A New Role for ‘Civilian Power’ in the Balkan Region

by Theodore Couloumbis and Aristotle Tziampiris[1]

(“Kathimerini”, English Edition, 6 August, 2002)

Our central proposition is that one of the key contributing factors to the wars of Yugoslav succession was the end of the Cold War, which removed the Soviet bloc as a balancing and intervening variable affecting the Balkan puzzle. Following the Warsaw Pact’s dissolution, the chances that Soviet power would take advantage of a Yugoslav partition to gain an exit to the Adriatic Sea were reduced to a minimum. It is not, therefore, unreasonable to assume that autonomist and pro-independence movements in the Balkans proceeded to escalate their separatist efforts hoping that disproportionate Serbian responses (and here Slobodan Milosevic rushed to oblige) would lead the West, and especially the United States, to intervene militarily, thus freezing new a status quo on the ground.

With the shifting of American attention, following 9/11, to Afghanistan, Iraq and elsewhere in the Middle East and Central Asia, revisionist elements in the Balkans will probably revise their premises. Absent the United States (which stands for ready and mobile military power), the gap will be filled by the European Union whose comparative advantage is economic and diplomatic power. Military power presupposes conditional sanctions and attendant interventions, while economic power employs conditional rewards linking trade, aid and investment policies to the cooperative behavior of recipient states and entities.

Andrew Moravcsik, in a short and thought-provoking article, has argued that analysts should not underestimate the European Union’s capacity to influence world events.[2] He calls Europe’s capacity to influence outcomes ‘civilian power’ and he agrees with Dominique Moisi’s ironic statement to the effect that ‘the US fights, the Europeans fund and the UN feeds.’[3]

Among Moravcsik’s arguments to support his thesis are the following: a. Serbia-Montenegro is holding together because of Javier Solana’s (the EU’s) position that accession to the EU and partition are just incompatible; b. the EU’s development assistance in toto is four times greater than that of the United States; c. at the request of the US, the EU has provided over $3.5 billion in aid to the Palestinian Authority; d. EU members contribute ten times as many troops in peacekeeping operations throughout the globe compared to the US, including a share of 84% in Kosovo and just over 50% in Afghanistan. In short, the Moravcsik argument is that ‘half a century from now, we may find that Europe’s brand of “soft” leadership [will have] tramped America’s military dominance.’[4]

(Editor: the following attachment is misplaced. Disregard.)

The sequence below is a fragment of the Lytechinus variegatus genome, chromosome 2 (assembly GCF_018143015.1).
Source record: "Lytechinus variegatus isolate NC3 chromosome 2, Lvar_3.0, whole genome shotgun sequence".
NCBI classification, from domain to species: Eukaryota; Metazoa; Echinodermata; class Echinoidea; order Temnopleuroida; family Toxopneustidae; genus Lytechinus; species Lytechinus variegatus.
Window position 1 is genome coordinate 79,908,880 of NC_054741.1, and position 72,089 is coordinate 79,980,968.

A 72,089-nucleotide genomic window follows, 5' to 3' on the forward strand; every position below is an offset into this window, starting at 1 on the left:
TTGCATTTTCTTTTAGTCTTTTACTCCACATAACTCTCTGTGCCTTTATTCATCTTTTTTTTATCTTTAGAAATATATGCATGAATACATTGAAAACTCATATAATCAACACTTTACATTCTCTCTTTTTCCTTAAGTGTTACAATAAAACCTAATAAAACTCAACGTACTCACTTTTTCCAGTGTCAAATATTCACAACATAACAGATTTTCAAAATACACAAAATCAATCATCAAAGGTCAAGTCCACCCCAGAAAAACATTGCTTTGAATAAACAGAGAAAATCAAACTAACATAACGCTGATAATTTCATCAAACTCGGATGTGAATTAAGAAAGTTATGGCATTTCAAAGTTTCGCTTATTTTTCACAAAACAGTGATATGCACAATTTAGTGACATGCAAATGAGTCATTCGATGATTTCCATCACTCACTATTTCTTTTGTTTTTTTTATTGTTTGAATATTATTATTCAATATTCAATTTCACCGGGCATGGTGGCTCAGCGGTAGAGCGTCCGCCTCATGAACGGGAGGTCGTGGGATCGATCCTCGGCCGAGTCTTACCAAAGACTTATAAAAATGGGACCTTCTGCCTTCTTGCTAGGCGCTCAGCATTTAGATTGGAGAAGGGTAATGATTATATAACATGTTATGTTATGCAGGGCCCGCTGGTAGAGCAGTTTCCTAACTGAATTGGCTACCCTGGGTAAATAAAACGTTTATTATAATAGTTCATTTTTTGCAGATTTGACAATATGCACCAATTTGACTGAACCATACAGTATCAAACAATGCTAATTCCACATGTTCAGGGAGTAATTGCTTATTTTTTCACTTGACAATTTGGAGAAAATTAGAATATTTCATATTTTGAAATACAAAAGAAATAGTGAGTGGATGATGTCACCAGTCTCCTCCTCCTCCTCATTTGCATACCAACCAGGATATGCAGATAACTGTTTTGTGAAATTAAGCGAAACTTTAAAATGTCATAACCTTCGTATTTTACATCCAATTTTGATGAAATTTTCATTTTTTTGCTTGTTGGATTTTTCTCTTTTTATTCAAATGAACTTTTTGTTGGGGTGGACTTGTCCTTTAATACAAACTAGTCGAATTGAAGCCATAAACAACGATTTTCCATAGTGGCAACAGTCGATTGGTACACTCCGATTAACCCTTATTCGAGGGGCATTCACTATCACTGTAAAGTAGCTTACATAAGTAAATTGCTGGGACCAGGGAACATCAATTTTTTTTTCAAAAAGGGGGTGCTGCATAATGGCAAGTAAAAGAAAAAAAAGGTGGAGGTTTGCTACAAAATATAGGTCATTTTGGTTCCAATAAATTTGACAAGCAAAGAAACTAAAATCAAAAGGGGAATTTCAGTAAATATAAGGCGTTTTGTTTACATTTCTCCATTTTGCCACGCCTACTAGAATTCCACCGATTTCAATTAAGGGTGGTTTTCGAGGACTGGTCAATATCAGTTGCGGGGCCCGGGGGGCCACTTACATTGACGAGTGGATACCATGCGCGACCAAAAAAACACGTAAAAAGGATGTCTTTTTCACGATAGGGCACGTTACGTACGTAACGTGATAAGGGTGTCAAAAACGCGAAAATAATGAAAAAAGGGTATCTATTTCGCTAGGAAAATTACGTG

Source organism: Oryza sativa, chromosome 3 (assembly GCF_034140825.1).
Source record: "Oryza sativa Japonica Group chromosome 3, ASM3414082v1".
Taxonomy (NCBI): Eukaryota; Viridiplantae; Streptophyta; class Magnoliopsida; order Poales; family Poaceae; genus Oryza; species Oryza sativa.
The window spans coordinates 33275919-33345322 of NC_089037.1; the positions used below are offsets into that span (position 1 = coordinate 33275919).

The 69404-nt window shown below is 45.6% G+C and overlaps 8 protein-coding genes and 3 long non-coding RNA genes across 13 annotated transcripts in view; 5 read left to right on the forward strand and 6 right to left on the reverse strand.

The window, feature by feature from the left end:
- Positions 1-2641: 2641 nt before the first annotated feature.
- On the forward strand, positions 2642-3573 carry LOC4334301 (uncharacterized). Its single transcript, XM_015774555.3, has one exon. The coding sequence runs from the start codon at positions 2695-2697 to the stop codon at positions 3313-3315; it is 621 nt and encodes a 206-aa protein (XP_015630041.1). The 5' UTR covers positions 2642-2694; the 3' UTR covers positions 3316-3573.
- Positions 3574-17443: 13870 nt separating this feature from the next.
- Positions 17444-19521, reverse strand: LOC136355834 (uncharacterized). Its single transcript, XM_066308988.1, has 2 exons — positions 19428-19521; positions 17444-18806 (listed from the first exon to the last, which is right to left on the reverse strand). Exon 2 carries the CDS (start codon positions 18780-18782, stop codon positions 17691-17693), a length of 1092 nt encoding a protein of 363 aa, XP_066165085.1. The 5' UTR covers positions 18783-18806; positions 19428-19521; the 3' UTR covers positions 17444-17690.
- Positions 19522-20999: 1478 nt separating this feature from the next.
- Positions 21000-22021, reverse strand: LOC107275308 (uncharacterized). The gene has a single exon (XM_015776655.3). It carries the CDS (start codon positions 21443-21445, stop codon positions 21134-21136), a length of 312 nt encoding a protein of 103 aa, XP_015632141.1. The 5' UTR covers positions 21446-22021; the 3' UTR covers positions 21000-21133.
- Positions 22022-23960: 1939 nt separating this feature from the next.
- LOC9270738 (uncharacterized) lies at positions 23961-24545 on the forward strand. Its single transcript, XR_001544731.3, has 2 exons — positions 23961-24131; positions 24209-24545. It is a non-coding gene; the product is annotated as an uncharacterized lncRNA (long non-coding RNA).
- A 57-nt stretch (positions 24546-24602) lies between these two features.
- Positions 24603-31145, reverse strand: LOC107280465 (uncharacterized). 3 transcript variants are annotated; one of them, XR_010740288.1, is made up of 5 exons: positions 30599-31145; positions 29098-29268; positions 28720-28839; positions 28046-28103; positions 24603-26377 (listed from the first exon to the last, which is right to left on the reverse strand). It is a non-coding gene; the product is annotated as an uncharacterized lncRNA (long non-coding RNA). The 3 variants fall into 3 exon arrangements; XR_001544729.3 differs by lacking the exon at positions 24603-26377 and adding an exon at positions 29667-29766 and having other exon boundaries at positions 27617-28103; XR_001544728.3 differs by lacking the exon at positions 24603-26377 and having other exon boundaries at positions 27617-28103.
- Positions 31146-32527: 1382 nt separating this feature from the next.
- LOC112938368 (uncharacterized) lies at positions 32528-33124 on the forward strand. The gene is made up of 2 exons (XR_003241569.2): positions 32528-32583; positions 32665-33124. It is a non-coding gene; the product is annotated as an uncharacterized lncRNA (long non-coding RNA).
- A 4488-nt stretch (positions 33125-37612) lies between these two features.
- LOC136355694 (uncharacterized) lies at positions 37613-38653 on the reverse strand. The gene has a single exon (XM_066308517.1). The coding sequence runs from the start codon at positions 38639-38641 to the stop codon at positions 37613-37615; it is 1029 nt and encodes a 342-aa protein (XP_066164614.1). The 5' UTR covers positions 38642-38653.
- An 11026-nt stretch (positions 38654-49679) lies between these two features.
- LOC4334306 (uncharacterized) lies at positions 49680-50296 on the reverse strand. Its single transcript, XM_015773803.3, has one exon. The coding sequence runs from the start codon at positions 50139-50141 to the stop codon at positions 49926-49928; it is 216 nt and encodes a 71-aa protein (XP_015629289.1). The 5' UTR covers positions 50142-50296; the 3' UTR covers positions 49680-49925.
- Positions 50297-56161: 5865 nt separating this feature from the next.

If one accepts (and we do) the Moravcsik thesis, a number of implications for the Balkan region can be projected: Accession to the EU and NATO will be earned through a long-term process of adjustments and reforms. However, of particular significance would be the announcement of a specific timetable concerning accession prospects. A definite and public presentation of the needed reforms, stages and timeframes leading to EU and NATO membership would arm the forces advocating reform and modernization with a potent combination of credibility and incentives, thus accelerating transition efforts in the entire region.

The remaining great political questions in the Balkans should also be addressed sequentially, if not concurrently. The international community’s (hopefully not the EU’s) current attitude of letting ‘sleeping dogs lie’ is unsustainable in the long run, although the current regional situation is probably not sufficiently mature to require immediate and drastic actions. Needed, as we just suggested, is a strategy reinforcing transitions to democracy and accessions to the EU and NATO. In such an endeavor, the peoples of the Balkans and their elected representatives must be consulted actively and constantly. Otherwise, resentment and disagreements that will ensue could prove counter-productive, if not catastrophic.

Decisions on the final status of Kosovo, Bosnia-Herzegovina, Serbia-Montenegro and FYROM ought to take into consideration historical rivalries, recent traumatic conflicts and the sheer interconnectedness of most Balkan problems. Any forceful change of borders will likely result in increasing instability and policy failures. This contingency, however, still leaves open to doubt the status of certain Balkan territories. A clearer indication of the international community’s intentions concerning when and under what provisions any change in status (especially in the case of Kosovo) would be effected, could reduce uncertainties, discourage irredentist forces and strengthen reforms.

The clarification of provisional constitutional situations will also assist efforts to combat local criminal activities that are often transnational in nature and effectively exploit political uncertainties and the existence of legal ‘gray zones’. It is a given that crime derives most of its potency from the very weakness of Balkan states. Hence, this weakness must also be addressed.

In the final analysis, the international community, even given its most sincere and altruistic intentions, cannot permanently and comprehensively solve the problems in the Balkans. This task belongs to the region’s peoples and to their elected governments.

[1]Theodore Couloumbis is Professor of International Relations at the University of Athens and General Director of the Hellenic Foundation for European and Foreign Policy (ELIAMEP). Aristotle Tziampiris is Lecturer of International Relations at the International and European Studies Department of the University of Piraeus and Research Fellow at ELIAMEP.

[2]See Andrew Moravcsik, “The Quiet Superpower, Newsweek, 17 June 2002.

[3] Ibid.

[4] Ibid.


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